Geoffrey Ojok | February 17, 2019
It’s a few minutes past midday. Anthony Ariong is constantly wiping beads of sweat from his forehead with the back of his left hand. He is digging a narrow passage with a hand hoe to open a channel from a pond. The channel will allow the water in the pond to flow into the trenches on his two-and-a-half acre piece of land and irrigate his green maize intercropped with cassava.
Mr. Ariong says: “My crops need water to avoid withering. I do this every six to eight days during dry seasons. My crops look healthier and with that, I expect a better harvest than crops that have not been irrigated.”
Mr. Ariong hails from Loletio village in Panyangara sub-county, in northeastern Uganda. He lost his job in 2015. To continue supporting his family, he started farming on land he had purchased while working in government. But his land is in an area where water is very scarce in dry seasons due to drought and erratic rains.
To preserve water for irrigation during these dry periods, Mr. Ariong dug seven ponds that trap and store water for irrigation.
The ponds are rectangular pits that are used by farmers in semi-arid areas mostly to harvest and store rainwater to irrigate crops during the dry season. The size varies, depending on what the farmer wants. Mr. Ariong’s biggest pond measures 24 by 15 metres.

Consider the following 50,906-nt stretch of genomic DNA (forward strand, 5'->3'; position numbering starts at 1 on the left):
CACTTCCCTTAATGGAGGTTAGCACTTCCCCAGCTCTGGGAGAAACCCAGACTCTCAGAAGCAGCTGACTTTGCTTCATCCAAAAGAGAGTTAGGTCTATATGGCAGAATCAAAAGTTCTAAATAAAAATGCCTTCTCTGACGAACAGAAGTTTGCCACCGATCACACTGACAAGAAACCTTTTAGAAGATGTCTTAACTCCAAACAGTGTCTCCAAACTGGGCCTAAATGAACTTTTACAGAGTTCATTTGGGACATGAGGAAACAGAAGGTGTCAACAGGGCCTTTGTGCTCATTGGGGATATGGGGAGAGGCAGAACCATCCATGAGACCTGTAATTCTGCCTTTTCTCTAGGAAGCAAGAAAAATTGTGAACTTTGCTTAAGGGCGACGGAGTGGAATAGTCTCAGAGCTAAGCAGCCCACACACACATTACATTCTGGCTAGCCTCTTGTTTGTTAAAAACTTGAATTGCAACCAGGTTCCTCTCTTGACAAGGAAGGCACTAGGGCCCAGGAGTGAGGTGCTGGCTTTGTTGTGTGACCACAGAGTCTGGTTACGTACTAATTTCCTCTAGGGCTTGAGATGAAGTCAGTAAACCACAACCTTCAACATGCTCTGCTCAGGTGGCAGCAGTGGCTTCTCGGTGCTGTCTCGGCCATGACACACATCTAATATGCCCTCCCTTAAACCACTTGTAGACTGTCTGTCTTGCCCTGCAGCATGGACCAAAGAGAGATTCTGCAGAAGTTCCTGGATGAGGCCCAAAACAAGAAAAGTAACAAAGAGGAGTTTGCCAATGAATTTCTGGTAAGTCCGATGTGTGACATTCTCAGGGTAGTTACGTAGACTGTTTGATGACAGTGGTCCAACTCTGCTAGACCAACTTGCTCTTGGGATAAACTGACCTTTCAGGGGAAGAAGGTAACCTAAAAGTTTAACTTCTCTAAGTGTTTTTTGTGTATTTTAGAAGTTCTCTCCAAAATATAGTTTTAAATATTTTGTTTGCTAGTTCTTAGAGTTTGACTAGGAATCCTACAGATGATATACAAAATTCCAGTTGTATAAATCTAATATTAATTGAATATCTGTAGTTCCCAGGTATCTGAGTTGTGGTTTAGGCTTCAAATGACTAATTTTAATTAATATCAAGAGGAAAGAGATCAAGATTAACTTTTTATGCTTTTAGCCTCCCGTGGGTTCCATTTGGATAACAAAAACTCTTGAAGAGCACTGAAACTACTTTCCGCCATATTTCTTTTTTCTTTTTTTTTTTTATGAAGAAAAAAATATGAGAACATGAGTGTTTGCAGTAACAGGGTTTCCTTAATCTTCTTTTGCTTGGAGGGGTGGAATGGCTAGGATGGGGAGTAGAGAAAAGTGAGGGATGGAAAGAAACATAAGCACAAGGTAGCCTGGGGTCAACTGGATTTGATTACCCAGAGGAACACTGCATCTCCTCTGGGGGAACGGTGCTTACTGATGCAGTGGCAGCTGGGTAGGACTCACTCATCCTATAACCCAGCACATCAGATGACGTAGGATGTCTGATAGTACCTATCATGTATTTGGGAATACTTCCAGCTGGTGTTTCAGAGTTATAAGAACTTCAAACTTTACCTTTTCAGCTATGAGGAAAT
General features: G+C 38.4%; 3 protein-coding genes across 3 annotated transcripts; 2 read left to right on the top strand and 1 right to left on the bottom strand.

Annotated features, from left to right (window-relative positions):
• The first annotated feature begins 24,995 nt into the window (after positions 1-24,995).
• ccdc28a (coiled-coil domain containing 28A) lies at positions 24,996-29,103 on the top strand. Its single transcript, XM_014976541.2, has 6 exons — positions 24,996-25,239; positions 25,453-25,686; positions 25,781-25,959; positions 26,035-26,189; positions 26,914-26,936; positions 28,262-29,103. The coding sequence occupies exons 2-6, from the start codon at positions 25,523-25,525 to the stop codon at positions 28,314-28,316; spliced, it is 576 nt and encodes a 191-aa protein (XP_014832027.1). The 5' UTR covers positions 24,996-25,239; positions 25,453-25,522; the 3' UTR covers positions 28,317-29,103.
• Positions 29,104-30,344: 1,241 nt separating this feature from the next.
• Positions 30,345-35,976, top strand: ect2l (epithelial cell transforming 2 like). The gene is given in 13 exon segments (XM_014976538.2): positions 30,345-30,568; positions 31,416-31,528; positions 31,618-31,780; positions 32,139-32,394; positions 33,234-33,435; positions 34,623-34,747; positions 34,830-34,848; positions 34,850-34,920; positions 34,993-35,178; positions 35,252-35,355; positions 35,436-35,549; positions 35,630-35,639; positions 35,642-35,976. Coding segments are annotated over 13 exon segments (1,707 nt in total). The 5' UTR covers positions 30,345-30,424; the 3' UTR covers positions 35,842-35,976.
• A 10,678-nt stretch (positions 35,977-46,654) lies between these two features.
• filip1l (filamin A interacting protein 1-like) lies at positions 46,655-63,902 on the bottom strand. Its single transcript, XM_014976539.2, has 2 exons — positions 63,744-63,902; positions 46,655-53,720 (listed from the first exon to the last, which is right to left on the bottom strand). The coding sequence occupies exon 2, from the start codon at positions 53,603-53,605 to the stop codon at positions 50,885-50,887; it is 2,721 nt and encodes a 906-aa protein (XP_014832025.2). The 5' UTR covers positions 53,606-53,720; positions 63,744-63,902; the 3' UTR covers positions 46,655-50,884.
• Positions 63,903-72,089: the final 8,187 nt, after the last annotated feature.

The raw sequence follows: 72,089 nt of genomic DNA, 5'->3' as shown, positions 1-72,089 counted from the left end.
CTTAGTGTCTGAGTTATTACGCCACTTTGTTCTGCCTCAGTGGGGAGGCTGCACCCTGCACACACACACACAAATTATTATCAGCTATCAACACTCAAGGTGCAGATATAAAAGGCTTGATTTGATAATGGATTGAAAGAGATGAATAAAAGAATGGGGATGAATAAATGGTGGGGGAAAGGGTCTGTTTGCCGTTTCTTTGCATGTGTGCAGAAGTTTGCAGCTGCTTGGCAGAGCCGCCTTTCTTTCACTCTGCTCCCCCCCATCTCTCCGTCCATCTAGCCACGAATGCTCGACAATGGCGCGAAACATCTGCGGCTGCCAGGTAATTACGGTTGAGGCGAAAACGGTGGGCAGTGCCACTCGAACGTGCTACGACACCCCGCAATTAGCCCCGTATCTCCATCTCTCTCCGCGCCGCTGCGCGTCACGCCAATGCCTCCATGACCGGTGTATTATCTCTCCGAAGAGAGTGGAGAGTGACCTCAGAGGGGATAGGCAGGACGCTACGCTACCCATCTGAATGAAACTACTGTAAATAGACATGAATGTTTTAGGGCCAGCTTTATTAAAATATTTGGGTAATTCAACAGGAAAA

Mr. Ariong learned how to store irrigation water from Mzee Simon Ochieng, who lives in Boke village in Tororo district. When Mr. Ariong was studying agriculture at the university in Tororo district, he visited Mr. Ochieng’s farm.
Mr. Ochieng says, “My intention was to show people from my area that they can grow crops here with the right agricultural methods—such as ponds.”
Mr. Ochieng says that ponds are easy to use and a good investment. Because the irrigated land is always moist, crops grow well. He adds, “Once it is dug, you use it for many years. The pond keeps water for eight to nine months, depending on the amount of rainfall that year.”
Bironika Aleri is a farmer in Loletio village who was impressed with Mr. Ariong’s ponds, and started to use the same technique. She hired two people to dig ponds for her.
Mrs. Aleri explains: “I ventured into ponds for a trial but I have never regretted it. I got a double harvest of maize last season. I was also able to grow and harvest beans, which I couldn’t before due to prolonged drought in this area.”
Benard Obin is the chairperson of the National Agricultural Advisory Services in Kotido district. He says farmers should always manage and store water during the rainy season because rains are unpredictable.
To minimize water losses when using water from ponds, Mr. Ariong dug a contour bund around his garden to reduce the speed of the water running in ditches and trenches. Reducing the speed of the water flow helps the water percolate into the soil.
The ponds have improved yields for many farmers in the area. Mr. Ariong now has bumper harvests, which have helped him generate enough income for his family.
He says: “I harvested 16 bags of beans and 20 bags of maize last season, which gave me 5,209,979 Ugandan shillings ($1,410 US) and 3,971,782 Ugandan shillings ($1,075 US) respectively. This has boosted my income for the next season.”
Mr. Ariong adds, “My family has enough food and I am able to pay tuition for my three children in good schools.”